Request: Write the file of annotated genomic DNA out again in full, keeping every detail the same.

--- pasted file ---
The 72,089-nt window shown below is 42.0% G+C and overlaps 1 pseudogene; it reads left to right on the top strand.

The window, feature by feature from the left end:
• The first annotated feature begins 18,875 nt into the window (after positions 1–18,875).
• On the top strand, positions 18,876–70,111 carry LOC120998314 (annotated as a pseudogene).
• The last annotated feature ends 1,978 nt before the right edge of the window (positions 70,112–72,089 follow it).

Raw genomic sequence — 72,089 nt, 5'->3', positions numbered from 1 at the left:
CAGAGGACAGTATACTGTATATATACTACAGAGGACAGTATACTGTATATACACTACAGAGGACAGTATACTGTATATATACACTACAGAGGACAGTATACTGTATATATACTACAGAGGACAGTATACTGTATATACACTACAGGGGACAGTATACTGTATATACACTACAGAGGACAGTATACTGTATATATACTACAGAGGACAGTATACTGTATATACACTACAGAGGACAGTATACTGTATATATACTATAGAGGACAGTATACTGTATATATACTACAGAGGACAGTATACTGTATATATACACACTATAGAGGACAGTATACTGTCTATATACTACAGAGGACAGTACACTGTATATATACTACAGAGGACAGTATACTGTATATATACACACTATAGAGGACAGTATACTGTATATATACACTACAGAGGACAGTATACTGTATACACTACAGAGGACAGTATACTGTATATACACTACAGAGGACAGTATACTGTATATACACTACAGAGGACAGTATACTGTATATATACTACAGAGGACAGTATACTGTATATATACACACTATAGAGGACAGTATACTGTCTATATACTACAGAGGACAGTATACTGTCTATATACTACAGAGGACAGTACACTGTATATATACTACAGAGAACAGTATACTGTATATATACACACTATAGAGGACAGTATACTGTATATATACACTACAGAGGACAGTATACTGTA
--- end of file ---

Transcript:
The 72,089-nt window shown below is 42.0% G+C and overlaps 1 pseudogene; it reads left to right on the top strand.

The window, feature by feature from the left end:
• The first annotated feature begins 18,875 nt into the window (after positions 1–18,875).
• On the top strand, positions 18,876–70,111 carry LOC120998314 (annotated as a pseudogene).
• The last annotated feature ends 1,978 nt before the right edge of the window (positions 70,112–72,089 follow it).

Raw genomic sequence — 72,089 nt, 5'->3', positions numbered from 1 at the left:
CAGAGGACAGTATACTGTATATATACTACAGAGGACAGTATACTGTATATACACTACAGAGGACAGTATACTGTATATATACACTACAGAGGACAGTATACTGTATATATACTACAGAGGACAGTATACTGTATATACACTACAGGGGACAGTATACTGTATATACACTACAGAGGACAGTATACTGTATATATACTACAGAGGACAGTATACTGTATATACACTACAGAGGACAGTATACTGTATATATACTATAGAGGACAGTATACTGTATATATACTACAGAGGACAGTATACTGTATATATACACACTATAGAGGACAGTATACTGTCTATATACTACAGAGGACAGTACACTGTATATATACTACAGAGGACAGTATACTGTATATATACACACTATAGAGGACAGTATACTGTATATATACACTACAGAGGACAGTATACTGTATACACTACAGAGGACAGTATACTGTATATACACTACAGAGGACAGTATACTGTATATACACTACAGAGGACAGTATACTGTATATATACTACAGAGGACAGTATACTGTATATATACACACTATAGAGGACAGTATACTGTCTATATACTACAGAGGACAGTATACTGTCTATATACTACAGAGGACAGTACACTGTATATATACTACAGAGAACAGTATACTGTATATATACACACTATAGAGGACAGTATACTGTATATATACACTACAGAGGACAGTATACTGTA